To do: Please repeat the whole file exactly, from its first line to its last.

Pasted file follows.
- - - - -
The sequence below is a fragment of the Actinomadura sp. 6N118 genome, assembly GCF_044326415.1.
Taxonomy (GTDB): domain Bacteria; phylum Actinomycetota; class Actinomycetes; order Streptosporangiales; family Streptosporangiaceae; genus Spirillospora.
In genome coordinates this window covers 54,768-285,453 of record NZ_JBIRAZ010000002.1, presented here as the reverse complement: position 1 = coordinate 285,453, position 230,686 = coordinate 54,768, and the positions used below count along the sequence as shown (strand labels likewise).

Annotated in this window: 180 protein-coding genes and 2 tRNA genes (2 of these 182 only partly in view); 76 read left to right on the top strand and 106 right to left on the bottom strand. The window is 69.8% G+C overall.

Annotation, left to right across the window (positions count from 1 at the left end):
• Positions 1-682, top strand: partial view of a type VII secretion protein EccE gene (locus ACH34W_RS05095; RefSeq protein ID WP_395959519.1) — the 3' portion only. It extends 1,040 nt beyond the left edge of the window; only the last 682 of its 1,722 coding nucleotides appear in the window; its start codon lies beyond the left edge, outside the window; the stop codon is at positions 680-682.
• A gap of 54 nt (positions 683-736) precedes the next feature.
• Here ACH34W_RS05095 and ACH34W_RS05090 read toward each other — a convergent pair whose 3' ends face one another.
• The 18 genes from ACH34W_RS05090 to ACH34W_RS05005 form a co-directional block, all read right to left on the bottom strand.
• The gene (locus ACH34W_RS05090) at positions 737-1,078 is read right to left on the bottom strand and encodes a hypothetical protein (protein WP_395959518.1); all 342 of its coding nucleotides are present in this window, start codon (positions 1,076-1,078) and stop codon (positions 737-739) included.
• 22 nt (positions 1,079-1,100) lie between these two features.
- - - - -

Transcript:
The sequence below is a fragment of the Actinomadura sp. 6N118 genome, assembly GCF_044326415.1.
Taxonomy (GTDB): domain Bacteria; phylum Actinomycetota; class Actinomycetes; order Streptosporangiales; family Streptosporangiaceae; genus Spirillospora.
In genome coordinates this window covers 54,768-285,453 of record NZ_JBIRAZ010000002.1, presented here as the reverse complement: position 1 = coordinate 285,453, position 230,686 = coordinate 54,768, and the positions used below count along the sequence as shown (strand labels likewise).

Annotated in this window: 180 protein-coding genes and 2 tRNA genes (2 of these 182 only partly in view); 76 read left to right on the top strand and 106 right to left on the bottom strand. The window is 69.8% G+C overall.

Annotation, left to right across the window (positions count from 1 at the left end):
• Positions 1-682, top strand: partial view of a type VII secretion protein EccE gene (locus ACH34W_RS05095; RefSeq protein ID WP_395959519.1) — the 3' portion only. It extends 1,040 nt beyond the left edge of the window; only the last 682 of its 1,722 coding nucleotides appear in the window; its start codon lies beyond the left edge, outside the window; the stop codon is at positions 680-682.
• A gap of 54 nt (positions 683-736) precedes the next feature.
• Here ACH34W_RS05095 and ACH34W_RS05090 read toward each other — a convergent pair whose 3' ends face one another.
• The 18 genes from ACH34W_RS05090 to ACH34W_RS05005 form a co-directional block, all read right to left on the bottom strand.
• The gene (locus ACH34W_RS05090) at positions 737-1,078 is read right to left on the bottom strand and encodes a hypothetical protein (protein WP_395959518.1); all 342 of its coding nucleotides are present in this window, start codon (positions 1,076-1,078) and stop codon (positions 737-739) included.
• 22 nt (positions 1,079-1,100) lie between these two features.